Most Olympians have to be singularly focused on a specific goal in their pursuit of excellence, but Naoko Ishihara’s life outside the sporting realm gives her perspective available to few others.
The 45-year-old shooter, who has all but booked her spot at this year’s Tokyo Games, has chosen a career path that allows her to chase both spiritual and athletic nirvana, yet her life as a Shinto priest is one that appears incongruent with her Olympic aspirations.
When she is not at a shooting range with a shotgun in hand, Ishihara maintains an altogether much more serene life in which she tends to gardens, repairs architecture, shovels snow and ensures she meets all the responsibilities of a gonnegi junior priest.
In sport and in life, “faith can be a source (of motivation),” Ishihara says.
The distinguished Furumine Shrine in Tochigi Prefecture, with its history of over 1,300 years dedicated to legendary creatures called tengu, is an optimal environment in which to prepare for her second Olympics, she says.
“Shooting is a cerebral sport. It all comes down to how well you control your focus in moments that matter. I have more faith than most people. I’m hoping that my faith in my own shooting ability will lead to positive results.”
The daughter of Keishi Ishihara, an 84th-generation chief priest, Naoko gets her genes and unwavering support from her father, who twice qualified for the Olympics in clay shooting but failed to appear on both occasions because of unfortunate twists of fate.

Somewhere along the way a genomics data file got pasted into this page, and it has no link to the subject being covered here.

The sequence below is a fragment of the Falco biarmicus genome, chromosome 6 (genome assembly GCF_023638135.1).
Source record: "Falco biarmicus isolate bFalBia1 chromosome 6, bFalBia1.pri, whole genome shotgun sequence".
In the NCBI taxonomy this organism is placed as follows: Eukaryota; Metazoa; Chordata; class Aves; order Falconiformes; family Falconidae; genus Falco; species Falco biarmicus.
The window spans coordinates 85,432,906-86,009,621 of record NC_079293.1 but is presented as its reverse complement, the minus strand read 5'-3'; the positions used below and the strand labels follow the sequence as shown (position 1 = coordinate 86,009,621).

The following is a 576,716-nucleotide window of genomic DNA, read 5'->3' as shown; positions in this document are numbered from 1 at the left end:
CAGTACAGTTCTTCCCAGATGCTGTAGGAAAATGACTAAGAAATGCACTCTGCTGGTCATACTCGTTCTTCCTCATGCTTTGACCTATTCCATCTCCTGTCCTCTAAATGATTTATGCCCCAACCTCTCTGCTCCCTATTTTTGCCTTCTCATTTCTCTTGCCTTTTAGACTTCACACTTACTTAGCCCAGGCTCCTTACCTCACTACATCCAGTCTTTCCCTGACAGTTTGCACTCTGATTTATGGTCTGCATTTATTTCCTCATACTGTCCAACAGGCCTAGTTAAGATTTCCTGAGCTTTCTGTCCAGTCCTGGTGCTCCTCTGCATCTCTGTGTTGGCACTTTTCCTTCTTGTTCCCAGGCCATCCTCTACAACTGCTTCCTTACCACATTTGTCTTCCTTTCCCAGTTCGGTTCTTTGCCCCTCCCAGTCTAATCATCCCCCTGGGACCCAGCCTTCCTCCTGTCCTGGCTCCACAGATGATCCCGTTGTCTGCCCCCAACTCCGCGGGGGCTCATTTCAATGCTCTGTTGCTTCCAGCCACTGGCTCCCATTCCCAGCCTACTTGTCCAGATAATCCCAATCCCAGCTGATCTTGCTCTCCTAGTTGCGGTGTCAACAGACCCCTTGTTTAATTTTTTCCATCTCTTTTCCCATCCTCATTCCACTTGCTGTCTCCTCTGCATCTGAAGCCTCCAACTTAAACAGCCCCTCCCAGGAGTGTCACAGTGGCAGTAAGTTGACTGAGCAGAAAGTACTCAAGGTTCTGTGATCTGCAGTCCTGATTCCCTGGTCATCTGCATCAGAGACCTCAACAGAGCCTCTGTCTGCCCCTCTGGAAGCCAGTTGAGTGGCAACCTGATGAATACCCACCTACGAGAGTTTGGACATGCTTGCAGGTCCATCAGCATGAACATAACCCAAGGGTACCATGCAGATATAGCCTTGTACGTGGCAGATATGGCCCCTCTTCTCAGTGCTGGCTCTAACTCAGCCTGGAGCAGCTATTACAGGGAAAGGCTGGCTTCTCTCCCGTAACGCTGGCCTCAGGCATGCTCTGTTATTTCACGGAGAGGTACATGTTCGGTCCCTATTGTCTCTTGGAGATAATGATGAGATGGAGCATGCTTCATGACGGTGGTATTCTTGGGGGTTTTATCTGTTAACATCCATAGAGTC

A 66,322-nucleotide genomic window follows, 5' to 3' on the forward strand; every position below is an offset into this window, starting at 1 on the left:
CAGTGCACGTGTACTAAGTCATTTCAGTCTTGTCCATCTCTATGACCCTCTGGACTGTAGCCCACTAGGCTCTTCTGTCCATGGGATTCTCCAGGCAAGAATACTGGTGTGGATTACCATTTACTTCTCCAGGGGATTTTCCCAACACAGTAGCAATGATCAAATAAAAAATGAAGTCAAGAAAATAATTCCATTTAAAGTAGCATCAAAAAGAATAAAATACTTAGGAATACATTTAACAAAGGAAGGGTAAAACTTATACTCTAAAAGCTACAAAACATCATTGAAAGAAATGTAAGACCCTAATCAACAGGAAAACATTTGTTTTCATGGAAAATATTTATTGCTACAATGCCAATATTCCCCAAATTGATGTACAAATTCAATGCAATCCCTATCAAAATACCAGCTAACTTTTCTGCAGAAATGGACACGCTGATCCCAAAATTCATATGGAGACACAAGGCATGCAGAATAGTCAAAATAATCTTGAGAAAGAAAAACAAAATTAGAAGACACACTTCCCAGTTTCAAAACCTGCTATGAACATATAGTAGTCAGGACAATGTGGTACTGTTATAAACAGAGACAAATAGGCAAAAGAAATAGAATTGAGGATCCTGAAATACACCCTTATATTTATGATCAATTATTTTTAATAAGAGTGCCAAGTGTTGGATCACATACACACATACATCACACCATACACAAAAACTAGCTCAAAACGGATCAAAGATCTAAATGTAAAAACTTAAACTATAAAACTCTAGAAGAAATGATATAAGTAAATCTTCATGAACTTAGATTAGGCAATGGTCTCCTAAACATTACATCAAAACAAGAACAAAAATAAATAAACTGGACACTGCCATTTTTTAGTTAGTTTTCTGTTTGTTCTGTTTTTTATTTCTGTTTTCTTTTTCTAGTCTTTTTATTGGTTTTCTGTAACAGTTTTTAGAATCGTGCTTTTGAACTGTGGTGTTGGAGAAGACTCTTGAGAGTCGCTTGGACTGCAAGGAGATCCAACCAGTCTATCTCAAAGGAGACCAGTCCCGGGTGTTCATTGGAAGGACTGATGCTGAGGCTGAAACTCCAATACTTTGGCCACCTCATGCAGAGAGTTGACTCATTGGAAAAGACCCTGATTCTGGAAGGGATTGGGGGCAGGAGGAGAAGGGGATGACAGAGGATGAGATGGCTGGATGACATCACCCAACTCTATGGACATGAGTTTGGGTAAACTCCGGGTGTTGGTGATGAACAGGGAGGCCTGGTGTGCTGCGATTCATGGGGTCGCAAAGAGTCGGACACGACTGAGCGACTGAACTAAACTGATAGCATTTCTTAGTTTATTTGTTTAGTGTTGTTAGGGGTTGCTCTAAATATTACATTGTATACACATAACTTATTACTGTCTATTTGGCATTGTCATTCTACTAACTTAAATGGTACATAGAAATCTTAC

He missed out on the 1968 Mexico City Games due to a scandal involving the Japan shooting association, and Japan’s boycott of the Moscow Olympics kept him out of the 1980 Games.
“My long-cherished wish will come true if she wins a medal,” Keishi, 76, says.
Naoko is a late-blooming Olympian. She got started in competitive shooting in her 30s after graduating from a Japanese university with a Shinto priest license then enrolling in a study abroad program at Anglia Ruskin University in England.
Shooting has always held a special place in her heart as she grew up close to a shooting range built by the shrine in the Meiji Era (1868-1912). The ringing out of gunshots has been a constant in her life.
“The more you practice, the better you become,” says Naoko, a skeet shooter, and that’s why she enjoys her sport.
The competitive Olympic clay shooting disciplines can be grouped under skeet, trap and sporting clays, with athletes racking up scores by exploding targets with their shotguns.
The Tokyo Games will feature three mixed-gender team events, one each in air rifle, pistol and shotgun.
In skeet shooting, the targets are thrown in singles and doubles from two trap houses situated 40 meters apart, at opposite ends of a semicircular arc on which there are a number of shooting positions.
In 2016, Naoko became the first woman to represent Japan in skeet shooting at an Olympics.
But she finished 18th in her Olympic debut in Rio de Janeiro, citing the overwhelming pressure of a large crowd and extraordinary atmosphere as the reasons for her disappointing result.
Having earned a second chance, she is hoping things will be different this time around, despite the obvious added pressure of shooting in front of a home crowd.
Naoko says this will be her last Olympics. She sees a future for herself in the shrine she was born into, and intends to succeed her father as the chief priest one day.
Winning a shiny medal to add to the collection of 200 tengu masks on display at the Furumine Shrine may prove a difficult task, but Naoko has faith.
“An Olympic medal isn’t an impossible dream if I get a boost from the cheering home crowd and I’m able to perform to the best of my ability,” she said.
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